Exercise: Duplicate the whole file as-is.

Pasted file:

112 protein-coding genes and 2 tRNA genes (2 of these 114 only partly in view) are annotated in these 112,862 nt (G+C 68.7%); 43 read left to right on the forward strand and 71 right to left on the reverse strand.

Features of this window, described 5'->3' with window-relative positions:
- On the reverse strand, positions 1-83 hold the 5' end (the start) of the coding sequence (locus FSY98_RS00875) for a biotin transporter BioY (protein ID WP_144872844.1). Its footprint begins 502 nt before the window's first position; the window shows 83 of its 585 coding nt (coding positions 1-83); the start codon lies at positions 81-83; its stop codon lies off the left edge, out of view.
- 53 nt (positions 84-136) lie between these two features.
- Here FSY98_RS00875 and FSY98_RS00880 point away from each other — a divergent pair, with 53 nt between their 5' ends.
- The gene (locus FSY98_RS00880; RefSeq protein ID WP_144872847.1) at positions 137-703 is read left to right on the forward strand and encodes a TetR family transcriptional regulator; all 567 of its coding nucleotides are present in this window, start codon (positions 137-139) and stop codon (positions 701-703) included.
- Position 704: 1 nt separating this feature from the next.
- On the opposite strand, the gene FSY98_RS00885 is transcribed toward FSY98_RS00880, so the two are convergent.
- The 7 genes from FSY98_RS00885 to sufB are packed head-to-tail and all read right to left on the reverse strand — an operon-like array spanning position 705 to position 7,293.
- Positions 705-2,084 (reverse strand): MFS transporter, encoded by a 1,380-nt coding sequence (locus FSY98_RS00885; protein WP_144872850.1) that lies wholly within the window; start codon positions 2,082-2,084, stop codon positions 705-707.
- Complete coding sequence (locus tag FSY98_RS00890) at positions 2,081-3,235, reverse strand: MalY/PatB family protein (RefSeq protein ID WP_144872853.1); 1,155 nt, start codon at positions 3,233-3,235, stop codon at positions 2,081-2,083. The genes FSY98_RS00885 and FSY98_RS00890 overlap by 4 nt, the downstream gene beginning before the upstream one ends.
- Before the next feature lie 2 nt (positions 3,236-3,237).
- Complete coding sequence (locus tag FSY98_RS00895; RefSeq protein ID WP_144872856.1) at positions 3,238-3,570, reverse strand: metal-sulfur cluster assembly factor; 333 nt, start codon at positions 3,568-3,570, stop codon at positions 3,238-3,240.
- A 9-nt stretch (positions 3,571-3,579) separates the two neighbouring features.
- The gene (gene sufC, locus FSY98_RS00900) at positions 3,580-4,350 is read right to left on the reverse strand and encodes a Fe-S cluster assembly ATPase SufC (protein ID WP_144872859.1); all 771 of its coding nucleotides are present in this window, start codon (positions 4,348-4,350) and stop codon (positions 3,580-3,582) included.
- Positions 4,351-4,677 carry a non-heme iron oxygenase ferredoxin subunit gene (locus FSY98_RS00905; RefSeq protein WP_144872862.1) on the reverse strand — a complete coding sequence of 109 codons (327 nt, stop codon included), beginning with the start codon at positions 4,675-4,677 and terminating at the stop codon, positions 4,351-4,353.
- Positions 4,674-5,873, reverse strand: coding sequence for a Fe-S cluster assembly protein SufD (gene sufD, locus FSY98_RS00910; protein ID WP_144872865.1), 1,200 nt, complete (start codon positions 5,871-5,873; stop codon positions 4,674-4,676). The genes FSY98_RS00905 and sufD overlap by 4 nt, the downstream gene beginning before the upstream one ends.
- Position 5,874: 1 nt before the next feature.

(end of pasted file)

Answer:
112 protein-coding genes and 2 tRNA genes (2 of these 114 only partly in view) are annotated in these 112,862 nt (G+C 68.7%); 43 read left to right on the forward strand and 71 right to left on the reverse strand.

Features of this window, described 5'->3' with window-relative positions:
- On the reverse strand, positions 1-83 hold the 5' end (the start) of the coding sequence (locus FSY98_RS00875) for a biotin transporter BioY (protein ID WP_144872844.1). Its footprint begins 502 nt before the window's first position; the window shows 83 of its 585 coding nt (coding positions 1-83); the start codon lies at positions 81-83; its stop codon lies off the left edge, out of view.
- 53 nt (positions 84-136) lie between these two features.
- Here FSY98_RS00875 and FSY98_RS00880 point away from each other — a divergent pair, with 53 nt between their 5' ends.
- The gene (locus FSY98_RS00880; RefSeq protein ID WP_144872847.1) at positions 137-703 is read left to right on the forward strand and encodes a TetR family transcriptional regulator; all 567 of its coding nucleotides are present in this window, start codon (positions 137-139) and stop codon (positions 701-703) included.
- Position 704: 1 nt separating this feature from the next.
- On the opposite strand, the gene FSY98_RS00885 is transcribed toward FSY98_RS00880, so the two are convergent.
- The 7 genes from FSY98_RS00885 to sufB are packed head-to-tail and all read right to left on the reverse strand — an operon-like array spanning position 705 to position 7,293.
- Positions 705-2,084 (reverse strand): MFS transporter, encoded by a 1,380-nt coding sequence (locus FSY98_RS00885; protein WP_144872850.1) that lies wholly within the window; start codon positions 2,082-2,084, stop codon positions 705-707.
- Complete coding sequence (locus tag FSY98_RS00890) at positions 2,081-3,235, reverse strand: MalY/PatB family protein (RefSeq protein ID WP_144872853.1); 1,155 nt, start codon at positions 3,233-3,235, stop codon at positions 2,081-2,083. The genes FSY98_RS00885 and FSY98_RS00890 overlap by 4 nt, the downstream gene beginning before the upstream one ends.
- Before the next feature lie 2 nt (positions 3,236-3,237).
- Complete coding sequence (locus tag FSY98_RS00895; RefSeq protein ID WP_144872856.1) at positions 3,238-3,570, reverse strand: metal-sulfur cluster assembly factor; 333 nt, start codon at positions 3,568-3,570, stop codon at positions 3,238-3,240.
- A 9-nt stretch (positions 3,571-3,579) separates the two neighbouring features.
- The gene (gene sufC, locus FSY98_RS00900) at positions 3,580-4,350 is read right to left on the reverse strand and encodes a Fe-S cluster assembly ATPase SufC (protein ID WP_144872859.1); all 771 of its coding nucleotides are present in this window, start codon (positions 4,348-4,350) and stop codon (positions 3,580-3,582) included.
- Positions 4,351-4,677 carry a non-heme iron oxygenase ferredoxin subunit gene (locus FSY98_RS00905; RefSeq protein WP_144872862.1) on the reverse strand — a complete coding sequence of 109 codons (327 nt, stop codon included), beginning with the start codon at positions 4,675-4,677 and terminating at the stop codon, positions 4,351-4,353.
- Positions 4,674-5,873, reverse strand: coding sequence for a Fe-S cluster assembly protein SufD (gene sufD, locus FSY98_RS00910; protein ID WP_144872865.1), 1,200 nt, complete (start codon positions 5,871-5,873; stop codon positions 4,674-4,676). The genes FSY98_RS00905 and sufD overlap by 4 nt, the downstream gene beginning before the upstream one ends.
- Position 5,874: 1 nt before the next feature.